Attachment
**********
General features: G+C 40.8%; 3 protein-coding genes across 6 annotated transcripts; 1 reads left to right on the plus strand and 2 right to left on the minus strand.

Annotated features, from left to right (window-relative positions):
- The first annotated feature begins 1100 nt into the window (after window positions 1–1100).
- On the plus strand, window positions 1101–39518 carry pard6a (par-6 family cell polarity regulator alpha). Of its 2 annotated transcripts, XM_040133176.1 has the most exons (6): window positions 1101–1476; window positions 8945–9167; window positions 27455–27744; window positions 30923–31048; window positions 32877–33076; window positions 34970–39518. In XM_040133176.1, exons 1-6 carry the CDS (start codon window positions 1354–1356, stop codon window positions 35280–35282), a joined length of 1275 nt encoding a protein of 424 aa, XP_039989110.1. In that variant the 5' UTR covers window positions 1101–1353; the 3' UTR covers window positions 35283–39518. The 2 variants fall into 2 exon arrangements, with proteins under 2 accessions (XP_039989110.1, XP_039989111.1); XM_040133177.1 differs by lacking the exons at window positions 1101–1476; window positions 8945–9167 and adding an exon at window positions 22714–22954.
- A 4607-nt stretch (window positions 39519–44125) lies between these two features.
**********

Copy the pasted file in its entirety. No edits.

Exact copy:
General features: G+C 40.8%; 3 protein-coding genes across 6 annotated transcripts; 1 reads left to right on the plus strand and 2 right to left on the minus strand.

Annotated features, from left to right (window-relative positions):
- The first annotated feature begins 1100 nt into the window (after window positions 1–1100).
- On the plus strand, window positions 1101–39518 carry pard6a (par-6 family cell polarity regulator alpha). Of its 2 annotated transcripts, XM_040133176.1 has the most exons (6): window positions 1101–1476; window positions 8945–9167; window positions 27455–27744; window positions 30923–31048; window positions 32877–33076; window positions 34970–39518. In XM_040133176.1, exons 1-6 carry the CDS (start codon window positions 1354–1356, stop codon window positions 35280–35282), a joined length of 1275 nt encoding a protein of 424 aa, XP_039989110.1. In that variant the 5' UTR covers window positions 1101–1353; the 3' UTR covers window positions 35283–39518. The 2 variants fall into 2 exon arrangements, with proteins under 2 accessions (XP_039989110.1, XP_039989111.1); XM_040133177.1 differs by lacking the exons at window positions 1101–1476; window positions 8945–9167 and adding an exon at window positions 22714–22954.
- A 4607-nt stretch (window positions 39519–44125) lies between these two features.